Chronic Lymphocytic Leukemia in Dogs

By Krista Williams, BSc, DVM, CCRP

What is chronic lymphocytic leukemia?

Chronic lymphocytic leukemia (CLL) is a slow-progressing, uncommon cancer of lymphocytes (a type of white blood cell). It can originate in the bone marrow or the spleen and affect both cats and, more commonly, dogs. This disease can develop at any age but is more typically detected in middle-aged to senior dogs. It seems to be more prevalent in German Shepherds and Golden Retrievers.

There are three types of CLL: T cell origin, B cell origin, and atypical CLL.

What causes chronic lymphocytic leukemia?

The reason why a particular pet may develop CLL, or any tumor or cancer, is not straightforward. Very few tumors and cancers have a single known cause. Most seem to be caused by a complex mix of risk factors, some environmental and some genetic or hereditary. In the case of CLL, no direct cause is known.

What are the clinical signs of chronic lymphocytic leukemia?

Clinical signs are subtle and can include lethargy, reduced appetite, weight loss, fever, and increased drinking and urination. Often, there are no signs, and the disease is detected on a routine blood test. On physical examination, your veterinarian may detect mildly enlarged lymph nodes or an enlarged liver or spleen.

"...your veterinarian may detect mildly enlarged lymph nodes or an enlarged liver or spleen."

Rarely, patients with CLL will develop aggressive lymphoma called Richter’s syndrome. In these patients, severe lymph node enlargement, coughing, vomiting, weight loss, and neurologic signs can develop.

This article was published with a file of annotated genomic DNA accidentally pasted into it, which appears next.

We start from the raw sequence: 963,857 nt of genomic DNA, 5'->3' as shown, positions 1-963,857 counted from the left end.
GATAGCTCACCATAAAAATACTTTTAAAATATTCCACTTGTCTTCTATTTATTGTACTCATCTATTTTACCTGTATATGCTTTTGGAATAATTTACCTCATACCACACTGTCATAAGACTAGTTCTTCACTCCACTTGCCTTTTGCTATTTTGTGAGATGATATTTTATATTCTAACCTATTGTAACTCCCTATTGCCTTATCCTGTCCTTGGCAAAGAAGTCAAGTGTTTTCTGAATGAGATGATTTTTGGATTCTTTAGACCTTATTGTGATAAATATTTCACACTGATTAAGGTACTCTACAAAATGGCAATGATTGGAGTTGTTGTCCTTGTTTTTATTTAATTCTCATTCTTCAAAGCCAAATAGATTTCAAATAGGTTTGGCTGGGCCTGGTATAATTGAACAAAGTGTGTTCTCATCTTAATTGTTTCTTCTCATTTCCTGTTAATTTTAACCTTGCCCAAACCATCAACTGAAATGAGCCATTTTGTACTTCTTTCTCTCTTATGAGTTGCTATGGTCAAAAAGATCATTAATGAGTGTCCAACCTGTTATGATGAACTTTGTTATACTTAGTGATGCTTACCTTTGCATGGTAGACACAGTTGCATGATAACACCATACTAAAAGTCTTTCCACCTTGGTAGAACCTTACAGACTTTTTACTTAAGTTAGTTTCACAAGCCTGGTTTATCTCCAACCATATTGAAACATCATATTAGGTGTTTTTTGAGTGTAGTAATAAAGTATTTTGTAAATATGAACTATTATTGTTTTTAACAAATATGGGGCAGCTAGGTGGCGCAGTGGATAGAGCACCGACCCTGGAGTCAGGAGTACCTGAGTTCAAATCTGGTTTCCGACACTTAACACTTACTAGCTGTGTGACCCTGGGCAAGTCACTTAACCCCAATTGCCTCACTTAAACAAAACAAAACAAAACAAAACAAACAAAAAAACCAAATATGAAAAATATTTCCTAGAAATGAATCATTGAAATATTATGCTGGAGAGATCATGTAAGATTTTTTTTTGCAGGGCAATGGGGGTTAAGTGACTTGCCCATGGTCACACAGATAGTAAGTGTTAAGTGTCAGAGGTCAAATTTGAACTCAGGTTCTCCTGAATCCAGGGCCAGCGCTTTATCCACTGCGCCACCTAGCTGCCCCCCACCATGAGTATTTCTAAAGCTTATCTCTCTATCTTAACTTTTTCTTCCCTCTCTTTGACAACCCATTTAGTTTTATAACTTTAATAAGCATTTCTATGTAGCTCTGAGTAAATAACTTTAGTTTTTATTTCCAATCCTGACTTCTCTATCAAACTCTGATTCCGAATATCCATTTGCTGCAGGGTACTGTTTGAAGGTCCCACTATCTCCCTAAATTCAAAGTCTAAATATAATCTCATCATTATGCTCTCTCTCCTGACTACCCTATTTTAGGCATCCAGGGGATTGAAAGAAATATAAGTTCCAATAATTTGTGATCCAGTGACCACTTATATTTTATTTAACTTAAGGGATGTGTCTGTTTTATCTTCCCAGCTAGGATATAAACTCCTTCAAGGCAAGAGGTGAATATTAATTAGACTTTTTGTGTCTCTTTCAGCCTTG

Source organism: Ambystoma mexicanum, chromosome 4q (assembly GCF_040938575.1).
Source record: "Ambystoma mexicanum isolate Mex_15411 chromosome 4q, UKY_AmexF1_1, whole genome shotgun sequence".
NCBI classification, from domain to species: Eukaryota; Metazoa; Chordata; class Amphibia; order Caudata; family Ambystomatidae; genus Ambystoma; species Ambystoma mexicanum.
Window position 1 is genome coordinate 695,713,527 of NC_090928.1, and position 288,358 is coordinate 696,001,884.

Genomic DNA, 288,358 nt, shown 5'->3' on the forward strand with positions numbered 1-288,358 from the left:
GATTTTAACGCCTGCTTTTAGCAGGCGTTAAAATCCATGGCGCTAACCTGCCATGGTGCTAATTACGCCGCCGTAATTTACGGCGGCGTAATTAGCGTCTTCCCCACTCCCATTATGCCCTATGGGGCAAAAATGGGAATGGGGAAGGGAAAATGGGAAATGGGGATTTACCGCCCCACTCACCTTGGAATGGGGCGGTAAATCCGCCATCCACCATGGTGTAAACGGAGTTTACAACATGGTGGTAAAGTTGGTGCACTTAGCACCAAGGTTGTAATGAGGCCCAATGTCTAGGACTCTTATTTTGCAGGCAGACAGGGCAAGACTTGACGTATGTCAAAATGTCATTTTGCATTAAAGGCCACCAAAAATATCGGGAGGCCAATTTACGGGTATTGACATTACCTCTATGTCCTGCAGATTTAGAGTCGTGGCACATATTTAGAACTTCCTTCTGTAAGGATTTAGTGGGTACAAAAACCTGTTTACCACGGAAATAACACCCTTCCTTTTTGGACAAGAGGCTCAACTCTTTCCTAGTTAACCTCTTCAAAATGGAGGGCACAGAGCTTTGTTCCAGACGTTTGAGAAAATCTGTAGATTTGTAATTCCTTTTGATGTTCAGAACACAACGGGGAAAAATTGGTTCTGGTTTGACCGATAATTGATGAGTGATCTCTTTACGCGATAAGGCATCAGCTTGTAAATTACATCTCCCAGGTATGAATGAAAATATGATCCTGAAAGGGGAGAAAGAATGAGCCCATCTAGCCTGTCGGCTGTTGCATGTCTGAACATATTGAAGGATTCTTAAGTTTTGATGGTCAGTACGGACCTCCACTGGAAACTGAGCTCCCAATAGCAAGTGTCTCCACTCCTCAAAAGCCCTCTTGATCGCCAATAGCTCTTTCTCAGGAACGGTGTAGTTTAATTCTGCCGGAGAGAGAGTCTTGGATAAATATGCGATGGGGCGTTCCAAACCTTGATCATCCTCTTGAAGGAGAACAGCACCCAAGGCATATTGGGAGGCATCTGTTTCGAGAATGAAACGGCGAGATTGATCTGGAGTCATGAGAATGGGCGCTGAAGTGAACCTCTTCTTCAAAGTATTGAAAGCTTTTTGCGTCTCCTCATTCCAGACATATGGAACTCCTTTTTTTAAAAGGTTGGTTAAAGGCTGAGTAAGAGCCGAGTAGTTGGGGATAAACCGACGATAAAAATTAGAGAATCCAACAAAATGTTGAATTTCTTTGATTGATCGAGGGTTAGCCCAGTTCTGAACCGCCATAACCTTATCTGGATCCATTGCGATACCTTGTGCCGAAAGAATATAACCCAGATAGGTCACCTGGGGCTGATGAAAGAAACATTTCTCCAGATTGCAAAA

How is chronic lymphocytic leukemia diagnosed?

Although an elevation in lymphocytes in the blood is a hallmark of CLL, this can also be caused by many other diseases. If the elevation is persistent and other diseases have been ruled out by additional diagnostic tests, your veterinarian may recommend performing another test to see if the lymphocytes are identical, indicating that cancer is likely, or if they are varied, indicating the presence of an immune-stimulating factor or disease. This test is called PARR analysis.

Anemia (low red blood cell count) may be seen when CLL Is initially diagnosed and will worsen as the disease progresses.

Other tests involve obtaining samples from the enlarged spleen or liver or from bone marrow and sending them to a pathologist to assess for characteristics of cancerous lymphocytes. This is called cytology or histopathology.

How is chronic lymphocytic leukemia treated?

CLL is treated with immunosuppressive medications, such as chlorambucil (Leukeran®) and prednisone. Chemotherapeutic medications may be used depending on the severity of the clinical signs.

"Chemotherapeutic medications may be used depending on the severity of the clinical signs. "

What is the prognosis?

CLL generally progresses very slowly, and treatment is often only initiated after clinical signs are observed or when high lymphocyte numbers are detected on blood work. The response to treatment is usually quite good, although remission is rare. The average survival time after treatment is initiated has been shown to be one to three years. Dogs with the T-cell type have a better prognosis than dogs with the atypical type of CLL.

Unfortunately, dogs diagnosed with Richter’s syndrome have a poor prognosis for survival.

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